I mentioned not too long ago the five things indie developers need to take a closer look at when it comes to creating their next mobile game. This time, I’m going to take a look at one specific issue I raised within that article that’s just gaining some extra momentum in the news of late, thanks partly to the words of one Jonathan Blow.
If the name doesn’t ring a bell, it should. Jonathan’s 2008 hit Braid placed him on a rather high and worthy pedestal upon its release, along with his appearance in the successful film Indie Game: The Movie. Never one to pass away the chance to speak his mind, Blow has now criticised the indie industry for simply copying other ideas in a recent interview on Gamasutra, in a very similar way to the AAA console/PC race.
“Some indie developers innovate, but strictly speaking by quantity, most indie developers are just copying other peoples’ games with minor changes, just like mainstream developers do,” says Blow, “Look at all those iPhone games! The difference is just that you notice the indie games that are innovative because they make bigger splashes than the copies.”
It’s a very valid point, something I hinted on myself previously. The ‘cashing in’ phase is becoming an increasingly worrying trend, one that sees at least a handful of new games released each week on mobile platforms that mimic or outright steal ideas from other more successful releases, in order to catch the attention of the growing user base.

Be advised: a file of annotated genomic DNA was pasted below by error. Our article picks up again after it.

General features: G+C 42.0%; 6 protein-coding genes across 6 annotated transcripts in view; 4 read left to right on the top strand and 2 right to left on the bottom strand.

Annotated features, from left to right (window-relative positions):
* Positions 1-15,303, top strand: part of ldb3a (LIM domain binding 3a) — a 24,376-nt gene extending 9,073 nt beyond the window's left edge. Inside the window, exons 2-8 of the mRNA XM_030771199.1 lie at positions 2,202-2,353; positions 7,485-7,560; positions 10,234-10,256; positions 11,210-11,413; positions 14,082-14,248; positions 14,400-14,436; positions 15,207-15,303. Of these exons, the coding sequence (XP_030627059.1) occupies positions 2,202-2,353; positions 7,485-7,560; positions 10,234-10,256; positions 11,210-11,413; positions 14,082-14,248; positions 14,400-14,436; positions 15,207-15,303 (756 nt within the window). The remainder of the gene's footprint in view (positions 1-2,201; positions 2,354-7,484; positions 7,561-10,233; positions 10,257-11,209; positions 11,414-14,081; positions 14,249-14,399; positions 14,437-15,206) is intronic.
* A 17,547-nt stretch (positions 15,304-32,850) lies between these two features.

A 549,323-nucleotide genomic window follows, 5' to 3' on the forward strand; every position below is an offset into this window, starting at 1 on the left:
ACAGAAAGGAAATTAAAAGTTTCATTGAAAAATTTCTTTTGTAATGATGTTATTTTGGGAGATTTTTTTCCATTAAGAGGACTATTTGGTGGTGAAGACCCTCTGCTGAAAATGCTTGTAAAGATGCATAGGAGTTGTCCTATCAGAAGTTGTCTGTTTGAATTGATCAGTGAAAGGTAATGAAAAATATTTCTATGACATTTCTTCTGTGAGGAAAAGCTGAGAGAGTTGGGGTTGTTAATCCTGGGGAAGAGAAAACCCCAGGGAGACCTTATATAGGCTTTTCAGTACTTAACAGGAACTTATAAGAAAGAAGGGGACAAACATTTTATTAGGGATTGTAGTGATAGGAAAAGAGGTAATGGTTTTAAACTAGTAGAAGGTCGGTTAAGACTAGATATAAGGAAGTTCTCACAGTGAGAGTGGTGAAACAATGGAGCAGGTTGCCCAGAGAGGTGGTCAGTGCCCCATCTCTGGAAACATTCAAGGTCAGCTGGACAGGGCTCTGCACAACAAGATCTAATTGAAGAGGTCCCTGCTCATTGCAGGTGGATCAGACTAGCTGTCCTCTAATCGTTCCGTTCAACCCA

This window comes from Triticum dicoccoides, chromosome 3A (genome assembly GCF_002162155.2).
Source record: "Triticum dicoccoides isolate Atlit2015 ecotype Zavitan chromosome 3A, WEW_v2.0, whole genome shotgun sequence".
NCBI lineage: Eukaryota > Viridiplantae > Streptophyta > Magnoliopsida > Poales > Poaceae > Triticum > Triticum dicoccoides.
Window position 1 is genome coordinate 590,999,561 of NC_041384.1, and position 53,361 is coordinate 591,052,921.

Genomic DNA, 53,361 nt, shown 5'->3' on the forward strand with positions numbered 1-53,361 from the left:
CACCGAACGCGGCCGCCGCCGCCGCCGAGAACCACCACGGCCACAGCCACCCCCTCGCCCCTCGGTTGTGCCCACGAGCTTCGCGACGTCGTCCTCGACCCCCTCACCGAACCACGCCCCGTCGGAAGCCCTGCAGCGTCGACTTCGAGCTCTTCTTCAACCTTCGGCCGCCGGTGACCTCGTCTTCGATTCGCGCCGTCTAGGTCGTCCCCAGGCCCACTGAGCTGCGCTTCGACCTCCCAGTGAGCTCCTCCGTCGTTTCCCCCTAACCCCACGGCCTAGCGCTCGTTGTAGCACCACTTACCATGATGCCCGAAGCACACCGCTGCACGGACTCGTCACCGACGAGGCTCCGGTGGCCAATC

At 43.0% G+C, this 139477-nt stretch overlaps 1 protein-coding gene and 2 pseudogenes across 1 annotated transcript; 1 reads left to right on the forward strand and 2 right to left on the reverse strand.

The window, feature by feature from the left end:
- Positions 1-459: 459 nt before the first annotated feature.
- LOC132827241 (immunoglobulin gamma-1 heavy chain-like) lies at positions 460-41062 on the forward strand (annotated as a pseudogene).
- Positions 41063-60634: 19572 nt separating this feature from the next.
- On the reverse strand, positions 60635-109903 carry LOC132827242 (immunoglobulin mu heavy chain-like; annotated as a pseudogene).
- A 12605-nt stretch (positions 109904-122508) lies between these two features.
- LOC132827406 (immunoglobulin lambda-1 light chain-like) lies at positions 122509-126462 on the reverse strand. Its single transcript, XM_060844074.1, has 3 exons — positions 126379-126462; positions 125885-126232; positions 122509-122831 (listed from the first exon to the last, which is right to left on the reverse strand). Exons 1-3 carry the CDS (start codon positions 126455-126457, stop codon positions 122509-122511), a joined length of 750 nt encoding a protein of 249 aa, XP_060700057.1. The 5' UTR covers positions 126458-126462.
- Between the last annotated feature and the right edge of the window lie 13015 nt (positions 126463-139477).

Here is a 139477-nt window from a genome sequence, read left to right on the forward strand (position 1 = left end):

Cloning has been around for as long as games have existed. No doubt you’ve played some kind of weird hybrid of Pac-Man or Space Invaders that feels like the real thing but looks or sounds just that little bit different. But the problem here is the excessive use of cloning that’s trying to cash in on a younger audience or parents trying to keep said kids happy over a long car ride. It’s exploitation in it’s purest form and, sadly, it will only get worse before it gets better.
But outside of re-using game mechanics or visual ideas, for me what’s worse are developers who specifically name their title very similarly to the big hits. Names and brands are important, they always have been, but the trend lately has more to do with search results than trying to stick out from the crowd. Tell you what, go ahead and search for Angry on the app store for a moment. Go on, I’ll wait…
See the results? Yes, Angry Birds takes top billing and rightly so, but take a closer look at some of the apps that appear within that result. Angry Gran, Angry World War 2, Angry Hippo, even Angry Fruit! I’ll bet you whatever you have in your wallet that most of those games are either forgetful or just plain poorly developed (though there will always be an exception to that rule, of course).
Now search for Jetpack. Again, a similar set of results occur with Jetpack Joyride the first result and then followed by a number of similarly titled games.
If you’re a talented developer looking to get your name out there, I implore you to use your wits instead of cloning your easy way to profit. Oh, and for God’s sake, don’t go turbo.